It’s all upside-down and backwards to everything we usually say on the subject, but human beings are upside-down and backwards and we require that sort of an explanation.

So there it is.

 

Jeff

Dec. 9th., 2018

Kissing Up to Bob

I lived, partially educated, happily deciding for myself how things worked, and then some alt-Right internet swine put me on to a couple of biology sorts of books and my mind exploded, I had an insight and a meltdown. A part of my dabbling in biology was that I learned that I was in interesting company for having had that experience, and maybe there’s a syndrome, but the person I heard it about and from was Robert Trivers. Of course nothing about me compares, except maybe the meltdown. I learned about him during that period, and not altogether in my right mind, I learned the great man had an email address, like a person.

That is Dr. Trivers, by all accounts, and I can corroborate: the most human of humans. He teased me a little, or at least gave me the leeway to tease myself, the first time I approached him it was late evening here on the west coast, so it was early morning on the other coast and he sounded a little intrigued by my idea, so I started talking to him, sending him updates and asking him questions, like I couldn’t figure out that there were a hundred tiers of learning between him and I. I sort of failed to notice he only answered the once. I should have moved on with my own learning and writing and just prayed for a chance to one day say to him, “Hey, I emailed you that one time, remember?”

But I was not well, I was manic and it seemed as though my dreams were coming true with his positive first hint. I forget how many things I sent him, blogs, partial blogs, looking for some feedback, somehow imagining his fan mail doesn’t arrive in truckloads, maybe half a dozen, maybe a dozen? Finally it was enough, he either felt the need to fend me off, or he saw my need, that’s more how he spoke, and he phoned me. He gave me solid, untheoretical advice on dealing with my mental struggles, and I did feel some real connection with that. He dismissed my insight in seven syllables, “Seems kinda wacky to me,” and if you’re talking to some nobody, that’s not saying anything, but when Bob says “to me,” then that’s a trip or several to the library. He’s already said it.

It’s not that I didn’t have the data, so much, it’s the usual, I just wasn’t processing it, and frankly, I’m a youngest, I may have a unique point of view, but I’m very much in the habit of asking for and getting help, if someone else knows, why don’t I just ask them and why don’t they just tell me? Again, I got grade twelve equivalency, and I’m going straight to the top, and the top can tell me, but I won’t get it, will I? I think I get it at the most basic level now. My theory is humans abuse their kids on purpose, that being a tough, capable troop defender is the very same thing as being as being a crazy, violent, asshole criminal, but I was talking about parents and children.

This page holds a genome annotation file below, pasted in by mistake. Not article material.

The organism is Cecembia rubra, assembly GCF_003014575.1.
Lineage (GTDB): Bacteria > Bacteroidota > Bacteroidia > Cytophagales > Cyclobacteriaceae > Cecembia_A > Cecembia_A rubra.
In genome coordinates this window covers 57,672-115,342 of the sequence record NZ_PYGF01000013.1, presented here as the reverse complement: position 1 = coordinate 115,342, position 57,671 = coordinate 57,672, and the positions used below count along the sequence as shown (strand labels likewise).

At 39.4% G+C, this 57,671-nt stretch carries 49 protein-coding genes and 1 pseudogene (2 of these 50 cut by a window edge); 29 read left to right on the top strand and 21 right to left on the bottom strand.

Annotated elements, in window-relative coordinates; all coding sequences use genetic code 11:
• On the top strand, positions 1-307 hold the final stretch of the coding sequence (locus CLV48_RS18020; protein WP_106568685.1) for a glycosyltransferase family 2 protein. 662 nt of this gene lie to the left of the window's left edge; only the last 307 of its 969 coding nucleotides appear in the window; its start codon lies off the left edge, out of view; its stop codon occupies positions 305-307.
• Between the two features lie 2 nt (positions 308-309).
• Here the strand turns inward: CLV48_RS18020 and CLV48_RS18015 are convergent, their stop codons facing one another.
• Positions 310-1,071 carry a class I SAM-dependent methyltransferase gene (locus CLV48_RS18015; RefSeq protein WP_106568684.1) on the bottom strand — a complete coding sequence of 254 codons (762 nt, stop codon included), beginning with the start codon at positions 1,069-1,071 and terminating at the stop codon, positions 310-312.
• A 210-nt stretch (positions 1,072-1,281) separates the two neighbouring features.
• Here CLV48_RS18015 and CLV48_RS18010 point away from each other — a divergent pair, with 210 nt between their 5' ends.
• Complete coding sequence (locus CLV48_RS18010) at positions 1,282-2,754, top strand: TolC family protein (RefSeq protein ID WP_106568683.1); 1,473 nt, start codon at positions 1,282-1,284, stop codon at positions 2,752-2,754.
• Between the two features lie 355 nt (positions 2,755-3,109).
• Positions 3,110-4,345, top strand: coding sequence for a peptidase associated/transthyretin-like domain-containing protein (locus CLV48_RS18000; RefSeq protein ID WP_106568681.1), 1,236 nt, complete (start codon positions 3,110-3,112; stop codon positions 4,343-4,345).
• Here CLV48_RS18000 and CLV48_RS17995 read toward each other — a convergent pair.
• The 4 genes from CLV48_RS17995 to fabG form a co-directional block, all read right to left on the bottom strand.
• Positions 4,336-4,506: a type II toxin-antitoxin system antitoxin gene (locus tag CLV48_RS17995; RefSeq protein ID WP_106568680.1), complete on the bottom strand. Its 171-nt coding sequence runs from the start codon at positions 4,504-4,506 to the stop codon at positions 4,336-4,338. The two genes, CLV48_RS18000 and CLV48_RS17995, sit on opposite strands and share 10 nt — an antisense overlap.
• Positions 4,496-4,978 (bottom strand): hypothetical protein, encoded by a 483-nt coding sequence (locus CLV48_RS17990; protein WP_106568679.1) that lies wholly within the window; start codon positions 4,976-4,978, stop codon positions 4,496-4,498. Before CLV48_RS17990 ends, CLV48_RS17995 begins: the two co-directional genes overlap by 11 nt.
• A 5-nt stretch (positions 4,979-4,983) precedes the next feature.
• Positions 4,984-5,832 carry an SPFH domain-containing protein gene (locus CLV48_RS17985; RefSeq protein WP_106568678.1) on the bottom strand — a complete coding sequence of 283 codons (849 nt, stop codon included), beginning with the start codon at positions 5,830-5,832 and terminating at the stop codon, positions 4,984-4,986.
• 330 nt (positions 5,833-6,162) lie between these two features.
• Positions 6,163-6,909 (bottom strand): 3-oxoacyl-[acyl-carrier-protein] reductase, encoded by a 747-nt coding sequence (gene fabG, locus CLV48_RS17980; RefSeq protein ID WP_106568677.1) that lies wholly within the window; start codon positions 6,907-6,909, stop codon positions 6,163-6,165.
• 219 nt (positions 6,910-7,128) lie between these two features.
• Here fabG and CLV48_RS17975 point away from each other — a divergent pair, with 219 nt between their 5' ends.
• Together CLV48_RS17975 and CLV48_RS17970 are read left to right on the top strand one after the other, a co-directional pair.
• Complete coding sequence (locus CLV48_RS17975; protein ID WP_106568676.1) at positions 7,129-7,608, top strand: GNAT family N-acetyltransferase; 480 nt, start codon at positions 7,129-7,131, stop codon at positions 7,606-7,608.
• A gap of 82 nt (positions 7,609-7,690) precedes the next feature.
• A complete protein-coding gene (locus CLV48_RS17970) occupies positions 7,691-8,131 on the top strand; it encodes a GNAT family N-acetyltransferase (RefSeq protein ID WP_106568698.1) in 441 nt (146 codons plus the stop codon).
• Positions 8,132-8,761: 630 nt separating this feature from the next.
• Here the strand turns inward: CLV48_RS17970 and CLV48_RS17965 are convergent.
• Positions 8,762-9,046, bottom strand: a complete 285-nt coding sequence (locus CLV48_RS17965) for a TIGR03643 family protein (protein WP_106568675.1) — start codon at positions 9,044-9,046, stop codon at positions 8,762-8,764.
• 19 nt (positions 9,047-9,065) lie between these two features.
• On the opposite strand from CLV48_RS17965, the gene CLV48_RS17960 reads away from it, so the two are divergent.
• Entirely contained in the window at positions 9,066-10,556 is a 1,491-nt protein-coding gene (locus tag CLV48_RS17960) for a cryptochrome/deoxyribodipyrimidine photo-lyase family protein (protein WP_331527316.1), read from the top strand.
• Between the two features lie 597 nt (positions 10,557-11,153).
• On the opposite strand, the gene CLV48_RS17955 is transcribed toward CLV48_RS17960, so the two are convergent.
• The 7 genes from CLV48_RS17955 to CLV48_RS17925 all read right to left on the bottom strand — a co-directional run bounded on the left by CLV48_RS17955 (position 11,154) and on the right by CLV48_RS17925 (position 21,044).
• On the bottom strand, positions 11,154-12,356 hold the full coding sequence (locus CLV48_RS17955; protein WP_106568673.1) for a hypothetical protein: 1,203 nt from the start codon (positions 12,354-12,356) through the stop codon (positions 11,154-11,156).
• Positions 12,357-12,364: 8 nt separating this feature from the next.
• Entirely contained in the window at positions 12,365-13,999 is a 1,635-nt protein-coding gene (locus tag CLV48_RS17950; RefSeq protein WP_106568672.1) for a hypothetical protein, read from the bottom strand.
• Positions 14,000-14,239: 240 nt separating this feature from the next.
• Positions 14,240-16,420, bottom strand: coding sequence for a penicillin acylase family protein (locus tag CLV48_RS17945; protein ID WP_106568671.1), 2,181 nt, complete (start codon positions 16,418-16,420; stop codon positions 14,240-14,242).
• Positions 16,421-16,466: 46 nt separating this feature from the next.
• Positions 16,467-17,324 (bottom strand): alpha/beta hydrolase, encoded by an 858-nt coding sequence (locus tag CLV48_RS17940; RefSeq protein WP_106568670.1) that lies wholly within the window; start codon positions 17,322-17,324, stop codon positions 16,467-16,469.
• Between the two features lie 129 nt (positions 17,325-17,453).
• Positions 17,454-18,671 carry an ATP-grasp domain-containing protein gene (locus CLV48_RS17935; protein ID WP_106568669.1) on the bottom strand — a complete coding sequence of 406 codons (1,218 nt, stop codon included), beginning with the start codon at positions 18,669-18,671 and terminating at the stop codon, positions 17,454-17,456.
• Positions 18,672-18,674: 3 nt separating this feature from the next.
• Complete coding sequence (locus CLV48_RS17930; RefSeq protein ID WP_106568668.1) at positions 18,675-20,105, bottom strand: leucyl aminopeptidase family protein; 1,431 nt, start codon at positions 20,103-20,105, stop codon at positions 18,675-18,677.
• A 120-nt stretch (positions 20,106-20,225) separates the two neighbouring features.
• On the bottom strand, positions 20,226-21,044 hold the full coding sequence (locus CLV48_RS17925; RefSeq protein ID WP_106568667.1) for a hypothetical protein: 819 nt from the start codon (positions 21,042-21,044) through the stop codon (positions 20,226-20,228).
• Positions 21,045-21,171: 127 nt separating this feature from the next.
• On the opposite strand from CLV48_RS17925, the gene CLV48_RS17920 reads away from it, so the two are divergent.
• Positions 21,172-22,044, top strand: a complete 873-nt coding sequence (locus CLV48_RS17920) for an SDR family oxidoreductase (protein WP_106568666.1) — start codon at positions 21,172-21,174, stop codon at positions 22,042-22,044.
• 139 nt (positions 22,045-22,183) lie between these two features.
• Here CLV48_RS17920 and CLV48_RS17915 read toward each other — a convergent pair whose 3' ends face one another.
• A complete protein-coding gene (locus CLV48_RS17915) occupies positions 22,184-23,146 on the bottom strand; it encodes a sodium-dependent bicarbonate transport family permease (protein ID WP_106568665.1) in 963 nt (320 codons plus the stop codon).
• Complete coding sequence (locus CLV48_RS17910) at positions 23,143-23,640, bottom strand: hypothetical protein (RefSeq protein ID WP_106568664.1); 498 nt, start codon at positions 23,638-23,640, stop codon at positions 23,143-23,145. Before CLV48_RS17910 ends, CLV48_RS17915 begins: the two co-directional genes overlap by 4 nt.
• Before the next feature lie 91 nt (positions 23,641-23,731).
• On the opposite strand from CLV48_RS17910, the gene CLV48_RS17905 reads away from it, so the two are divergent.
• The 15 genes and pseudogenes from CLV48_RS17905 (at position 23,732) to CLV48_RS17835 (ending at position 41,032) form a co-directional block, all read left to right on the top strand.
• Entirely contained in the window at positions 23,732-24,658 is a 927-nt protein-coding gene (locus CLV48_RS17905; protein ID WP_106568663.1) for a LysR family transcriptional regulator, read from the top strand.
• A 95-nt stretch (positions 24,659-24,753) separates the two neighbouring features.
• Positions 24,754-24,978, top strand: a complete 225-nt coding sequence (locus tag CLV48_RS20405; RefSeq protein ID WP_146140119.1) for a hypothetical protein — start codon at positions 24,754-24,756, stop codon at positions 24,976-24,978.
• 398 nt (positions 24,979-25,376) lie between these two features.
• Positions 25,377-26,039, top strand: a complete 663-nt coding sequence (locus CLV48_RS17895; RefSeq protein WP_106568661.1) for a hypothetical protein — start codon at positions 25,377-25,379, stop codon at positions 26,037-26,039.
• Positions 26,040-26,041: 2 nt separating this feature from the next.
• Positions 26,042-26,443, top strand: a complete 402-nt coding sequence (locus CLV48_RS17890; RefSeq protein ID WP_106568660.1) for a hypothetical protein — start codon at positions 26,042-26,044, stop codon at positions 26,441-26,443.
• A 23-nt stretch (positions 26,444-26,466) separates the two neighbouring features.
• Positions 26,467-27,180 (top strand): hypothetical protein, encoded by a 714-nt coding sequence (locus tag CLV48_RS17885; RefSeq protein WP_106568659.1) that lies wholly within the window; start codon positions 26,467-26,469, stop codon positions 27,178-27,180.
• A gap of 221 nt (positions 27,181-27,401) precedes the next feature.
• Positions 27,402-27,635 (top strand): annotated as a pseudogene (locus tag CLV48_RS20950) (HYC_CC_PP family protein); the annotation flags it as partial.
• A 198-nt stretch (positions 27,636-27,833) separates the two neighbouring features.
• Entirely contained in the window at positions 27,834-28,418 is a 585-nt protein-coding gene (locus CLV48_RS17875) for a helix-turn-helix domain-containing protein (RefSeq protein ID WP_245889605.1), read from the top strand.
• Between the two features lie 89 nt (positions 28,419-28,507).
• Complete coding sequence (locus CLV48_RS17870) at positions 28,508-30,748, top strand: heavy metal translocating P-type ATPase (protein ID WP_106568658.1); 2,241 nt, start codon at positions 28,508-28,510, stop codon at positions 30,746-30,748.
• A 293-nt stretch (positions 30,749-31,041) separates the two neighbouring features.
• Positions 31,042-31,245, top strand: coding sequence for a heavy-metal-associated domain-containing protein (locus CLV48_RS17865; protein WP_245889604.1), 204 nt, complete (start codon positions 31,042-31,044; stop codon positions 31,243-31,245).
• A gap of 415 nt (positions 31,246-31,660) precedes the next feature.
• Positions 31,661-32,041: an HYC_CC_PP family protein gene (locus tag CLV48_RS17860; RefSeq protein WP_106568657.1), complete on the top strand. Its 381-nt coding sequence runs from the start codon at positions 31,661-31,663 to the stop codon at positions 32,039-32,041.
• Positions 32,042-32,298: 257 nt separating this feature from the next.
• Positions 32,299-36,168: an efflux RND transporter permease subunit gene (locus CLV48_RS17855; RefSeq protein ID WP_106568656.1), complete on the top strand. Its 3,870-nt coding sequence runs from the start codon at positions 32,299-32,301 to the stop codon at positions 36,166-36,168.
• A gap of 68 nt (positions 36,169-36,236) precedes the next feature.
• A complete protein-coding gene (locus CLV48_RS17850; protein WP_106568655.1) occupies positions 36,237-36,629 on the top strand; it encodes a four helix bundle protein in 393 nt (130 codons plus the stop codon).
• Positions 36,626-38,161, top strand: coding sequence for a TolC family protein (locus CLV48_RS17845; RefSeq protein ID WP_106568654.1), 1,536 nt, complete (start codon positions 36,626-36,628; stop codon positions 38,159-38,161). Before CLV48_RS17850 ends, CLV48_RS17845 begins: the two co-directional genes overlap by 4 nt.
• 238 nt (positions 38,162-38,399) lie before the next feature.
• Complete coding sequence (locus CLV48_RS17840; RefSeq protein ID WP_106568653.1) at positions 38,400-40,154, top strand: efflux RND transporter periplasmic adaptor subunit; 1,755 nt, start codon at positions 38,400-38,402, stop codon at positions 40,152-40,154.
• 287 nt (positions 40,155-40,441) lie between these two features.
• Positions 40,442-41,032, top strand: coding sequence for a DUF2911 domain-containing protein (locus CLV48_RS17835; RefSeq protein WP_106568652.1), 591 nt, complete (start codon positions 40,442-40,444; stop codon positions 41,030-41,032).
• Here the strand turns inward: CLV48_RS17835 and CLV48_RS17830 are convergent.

Basic social theory, social relatedness theory, has it that the person a child need fear the least is their parent, gene interest and all. Parents, in theory, would not threaten the lives of their own for conformity or such, that we all want our genes to survive and thrive. So I’m pestering Bob, ignorantly trying to refute his first theories, the ones that made him who he is, and who TF am I? (I wasn’t, I’m not refuting social relatedness theory, of course not. That just seemed to be blocking my refutation of child discipline and punishment in general.)

For one thing, I’m the same grandiose idiot I was two years ago, and also, not completely over my meltdown. So I think I have an answer!

My answer is, humans have “socialized” their child-rearing, child education.

We farm that shit out.

To less related adults in the modern world, or to less related children in the more aboriginal children’s group, thus working around social theory. Surely some later Trivers ideas are also involved, evolved deception and self-deception.

I’m not going to be looking Bob up again, I hear he’s out from Rutgers, where I had found him before, and I made a point of losing his phone number from when he called me, I didn’t want to have it if I was just going to keep getting crazier. I don’t think I am, and I’ve learned my lesson, but just in case . . . if anybody out there talks to him, maybe this response will be of interest . . . of course anyone else, perhaps from some tier between Trivers and my homegrown, daydreaming self, who would like to chime in, maybe correct me, maybe help me work this out . . .

 

Jeff

Oct. 31st., 2018

Sub-contracting Abuse – Brainstorming

I am not a tactician or any sort of game theorist. I’ve read a few popular science books, my first clues about war and conflict came from one of Steven Pinker’s compendiums, and I’m going back some to catch up, I’m reading “The Evolution of War,” by Maurice R. Davie, first published in 1929. In 2018 it looks like a Bible, the font is so small, and it reads like something from another era. It’s a little difficult reading a white man (I’m assuming) writing about the world’s brown people in that time, and he doesn’t at least in the first chapter seem to acknowledge that the social principles he’s describing also apply to white Europeans, but only a little challenging. The WEIRD bias is well known now.

I worry that something else is noticeably absent from the book too, and I worry that it is still absent in today’s discussions, my baby, the antisocialization function.

1929, so nearly a hundred years, and I don’t imagine Davies’ talk of the social
in-group” and “out-groups” was all new at the time, but it stands out in blazing contrast to me now that Davies lays it out as that we provide hostility and war to the out-group while living in peace at home, with our in-group. I know we love our dichotomies, and maybe more so when the book was written, but that is just going too far. War at the border makes peace at home? Peace at home makes for a strong warrior troop? I’m sorry – rubbish. The truth is the function is more like the opposite of that. I know, in the fast-changing world of science nothing is easier than attacking some fellow who probably died before I was born. I’ve learned my way out of that one because we all have, right?